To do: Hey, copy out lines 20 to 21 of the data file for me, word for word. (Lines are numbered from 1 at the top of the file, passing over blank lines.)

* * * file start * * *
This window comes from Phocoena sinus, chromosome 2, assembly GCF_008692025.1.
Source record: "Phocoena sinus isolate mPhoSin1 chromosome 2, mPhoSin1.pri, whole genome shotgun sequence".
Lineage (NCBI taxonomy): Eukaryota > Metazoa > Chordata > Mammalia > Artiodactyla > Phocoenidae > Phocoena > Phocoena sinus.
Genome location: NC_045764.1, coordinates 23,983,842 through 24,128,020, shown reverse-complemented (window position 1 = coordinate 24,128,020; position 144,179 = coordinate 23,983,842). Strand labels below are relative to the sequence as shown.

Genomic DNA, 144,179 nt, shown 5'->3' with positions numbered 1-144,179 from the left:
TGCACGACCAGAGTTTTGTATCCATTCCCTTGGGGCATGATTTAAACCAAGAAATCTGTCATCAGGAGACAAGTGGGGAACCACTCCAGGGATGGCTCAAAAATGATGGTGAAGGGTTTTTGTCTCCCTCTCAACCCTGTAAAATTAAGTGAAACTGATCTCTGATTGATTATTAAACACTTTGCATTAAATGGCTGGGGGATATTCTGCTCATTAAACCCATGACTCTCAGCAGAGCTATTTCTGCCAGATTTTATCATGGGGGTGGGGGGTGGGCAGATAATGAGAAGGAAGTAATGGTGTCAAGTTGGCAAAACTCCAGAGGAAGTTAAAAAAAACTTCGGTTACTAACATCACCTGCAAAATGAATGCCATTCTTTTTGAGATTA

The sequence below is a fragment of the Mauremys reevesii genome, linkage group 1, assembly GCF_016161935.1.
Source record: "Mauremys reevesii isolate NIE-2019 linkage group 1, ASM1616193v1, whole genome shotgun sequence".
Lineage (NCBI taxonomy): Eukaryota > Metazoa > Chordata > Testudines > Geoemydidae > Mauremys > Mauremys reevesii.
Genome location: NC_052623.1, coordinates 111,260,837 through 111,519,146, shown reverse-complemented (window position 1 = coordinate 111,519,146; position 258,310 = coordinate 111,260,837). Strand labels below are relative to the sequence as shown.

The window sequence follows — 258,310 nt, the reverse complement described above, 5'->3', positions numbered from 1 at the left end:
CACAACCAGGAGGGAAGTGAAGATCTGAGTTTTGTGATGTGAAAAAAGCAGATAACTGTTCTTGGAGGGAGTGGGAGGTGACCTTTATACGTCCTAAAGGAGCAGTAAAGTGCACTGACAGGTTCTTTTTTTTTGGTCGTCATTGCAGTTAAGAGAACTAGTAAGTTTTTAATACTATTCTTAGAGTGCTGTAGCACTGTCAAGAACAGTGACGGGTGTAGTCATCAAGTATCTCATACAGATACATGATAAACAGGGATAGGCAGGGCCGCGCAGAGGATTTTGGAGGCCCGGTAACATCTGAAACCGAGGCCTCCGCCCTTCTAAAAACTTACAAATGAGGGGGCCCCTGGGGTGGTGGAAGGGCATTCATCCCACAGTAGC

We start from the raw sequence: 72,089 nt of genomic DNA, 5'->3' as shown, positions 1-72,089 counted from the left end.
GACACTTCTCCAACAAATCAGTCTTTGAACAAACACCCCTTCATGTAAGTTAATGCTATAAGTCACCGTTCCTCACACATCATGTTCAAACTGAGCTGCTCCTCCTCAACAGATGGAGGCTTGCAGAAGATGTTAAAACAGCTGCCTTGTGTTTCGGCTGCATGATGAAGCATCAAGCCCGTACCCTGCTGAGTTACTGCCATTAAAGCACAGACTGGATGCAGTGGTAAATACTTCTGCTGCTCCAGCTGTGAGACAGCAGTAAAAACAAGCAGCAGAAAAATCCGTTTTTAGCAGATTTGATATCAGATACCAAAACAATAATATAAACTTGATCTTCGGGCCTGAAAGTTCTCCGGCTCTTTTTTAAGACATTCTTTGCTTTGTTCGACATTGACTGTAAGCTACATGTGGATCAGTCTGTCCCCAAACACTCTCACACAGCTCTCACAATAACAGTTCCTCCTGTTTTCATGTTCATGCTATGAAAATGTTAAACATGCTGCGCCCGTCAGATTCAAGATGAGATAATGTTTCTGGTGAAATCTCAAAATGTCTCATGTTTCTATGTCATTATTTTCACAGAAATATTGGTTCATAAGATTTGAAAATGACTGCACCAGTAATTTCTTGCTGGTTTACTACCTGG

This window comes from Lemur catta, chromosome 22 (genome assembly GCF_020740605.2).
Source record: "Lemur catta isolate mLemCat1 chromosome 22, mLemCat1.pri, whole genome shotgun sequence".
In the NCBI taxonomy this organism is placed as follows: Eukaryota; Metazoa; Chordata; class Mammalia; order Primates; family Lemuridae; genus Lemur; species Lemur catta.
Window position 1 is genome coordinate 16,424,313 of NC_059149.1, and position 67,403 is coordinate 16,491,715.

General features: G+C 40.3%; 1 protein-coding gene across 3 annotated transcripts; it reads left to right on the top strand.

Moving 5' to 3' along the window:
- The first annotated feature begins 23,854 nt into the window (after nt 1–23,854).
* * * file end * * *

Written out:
Moving 5' to 3' along the window:
- The first annotated feature begins 23,854 nt into the window (after nt 1–23,854).